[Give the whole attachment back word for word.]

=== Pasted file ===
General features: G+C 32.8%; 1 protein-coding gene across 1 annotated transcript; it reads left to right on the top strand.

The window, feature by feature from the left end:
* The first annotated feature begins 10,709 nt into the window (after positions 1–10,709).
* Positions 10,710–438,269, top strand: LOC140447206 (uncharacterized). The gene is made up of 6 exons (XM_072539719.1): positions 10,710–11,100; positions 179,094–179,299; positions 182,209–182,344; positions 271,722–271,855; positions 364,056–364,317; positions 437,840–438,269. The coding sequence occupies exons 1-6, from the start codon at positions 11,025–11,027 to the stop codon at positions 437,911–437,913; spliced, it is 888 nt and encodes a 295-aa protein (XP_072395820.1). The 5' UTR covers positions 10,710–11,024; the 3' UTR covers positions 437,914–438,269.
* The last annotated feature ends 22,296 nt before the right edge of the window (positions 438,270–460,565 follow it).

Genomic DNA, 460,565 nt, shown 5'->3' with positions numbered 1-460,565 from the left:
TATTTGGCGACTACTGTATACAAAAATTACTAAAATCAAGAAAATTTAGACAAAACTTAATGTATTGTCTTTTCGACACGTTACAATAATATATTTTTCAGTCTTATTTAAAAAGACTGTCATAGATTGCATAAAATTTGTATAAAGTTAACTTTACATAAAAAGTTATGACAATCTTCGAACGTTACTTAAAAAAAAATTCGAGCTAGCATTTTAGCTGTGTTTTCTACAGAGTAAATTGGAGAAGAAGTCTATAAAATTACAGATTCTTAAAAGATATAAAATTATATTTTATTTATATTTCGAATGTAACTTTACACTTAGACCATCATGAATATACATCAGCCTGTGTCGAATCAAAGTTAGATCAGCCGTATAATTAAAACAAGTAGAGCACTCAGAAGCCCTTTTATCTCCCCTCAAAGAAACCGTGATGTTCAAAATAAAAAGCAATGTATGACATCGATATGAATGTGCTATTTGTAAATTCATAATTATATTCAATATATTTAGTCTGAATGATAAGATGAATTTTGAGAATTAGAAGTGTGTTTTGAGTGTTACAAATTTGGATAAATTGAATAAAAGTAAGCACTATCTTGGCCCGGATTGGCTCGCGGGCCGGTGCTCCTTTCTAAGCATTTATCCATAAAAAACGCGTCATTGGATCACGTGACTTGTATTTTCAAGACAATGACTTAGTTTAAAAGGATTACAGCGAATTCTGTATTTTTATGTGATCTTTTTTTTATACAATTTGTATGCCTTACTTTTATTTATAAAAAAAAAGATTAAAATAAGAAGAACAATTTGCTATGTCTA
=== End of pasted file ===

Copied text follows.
General features: G+C 32.8%; 1 protein-coding gene across 1 annotated transcript; it reads left to right on the top strand.

The window, feature by feature from the left end:
* The first annotated feature begins 10,709 nt into the window (after positions 1–10,709).
* Positions 10,710–438,269, top strand: LOC140447206 (uncharacterized). The gene is made up of 6 exons (XM_072539719.1): positions 10,710–11,100; positions 179,094–179,299; positions 182,209–182,344; positions 271,722–271,855; positions 364,056–364,317; positions 437,840–438,269. The coding sequence occupies exons 1-6, from the start codon at positions 11,025–11,027 to the stop codon at positions 437,911–437,913; spliced, it is 888 nt and encodes a 295-aa protein (XP_072395820.1). The 5' UTR covers positions 10,710–11,024; the 3' UTR covers positions 437,914–438,269.
* The last annotated feature ends 22,296 nt before the right edge of the window (positions 438,270–460,565 follow it).

Genomic DNA, 460,565 nt, shown 5'->3' with positions numbered 1-460,565 from the left:
TATTTGGCGACTACTGTATACAAAAATTACTAAAATCAAGAAAATTTAGACAAAACTTAATGTATTGTCTTTTCGACACGTTACAATAATATATTTTTCAGTCTTATTTAAAAAGACTGTCATAGATTGCATAAAATTTGTATAAAGTTAACTTTACATAAAAAGTTATGACAATCTTCGAACGTTACTTAAAAAAAAATTCGAGCTAGCATTTTAGCTGTGTTTTCTACAGAGTAAATTGGAGAAGAAGTCTATAAAATTACAGATTCTTAAAAGATATAAAATTATATTTTATTTATATTTCGAATGTAACTTTACACTTAGACCATCATGAATATACATCAGCCTGTGTCGAATCAAAGTTAGATCAGCCGTATAATTAAAACAAGTAGAGCACTCAGAAGCCCTTTTATCTCCCCTCAAAGAAACCGTGATGTTCAAAATAAAAAGCAATGTATGACATCGATATGAATGTGCTATTTGTAAATTCATAATTATATTCAATATATTTAGTCTGAATGATAAGATGAATTTTGAGAATTAGAAGTGTGTTTTGAGTGTTACAAATTTGGATAAATTGAATAAAAGTAAGCACTATCTTGGCCCGGATTGGCTCGCGGGCCGGTGCTCCTTTCTAAGCATTTATCCATAAAAAACGCGTCATTGGATCACGTGACTTGTATTTTCAAGACAATGACTTAGTTTAAAAGGATTACAGCGAATTCTGTATTTTTATGTGATCTTTTTTTTATACAATTTGTATGCCTTACTTTTATTTATAAAAAAAAAGATTAAAATAAGAAGAACAATTTGCTATGTCTA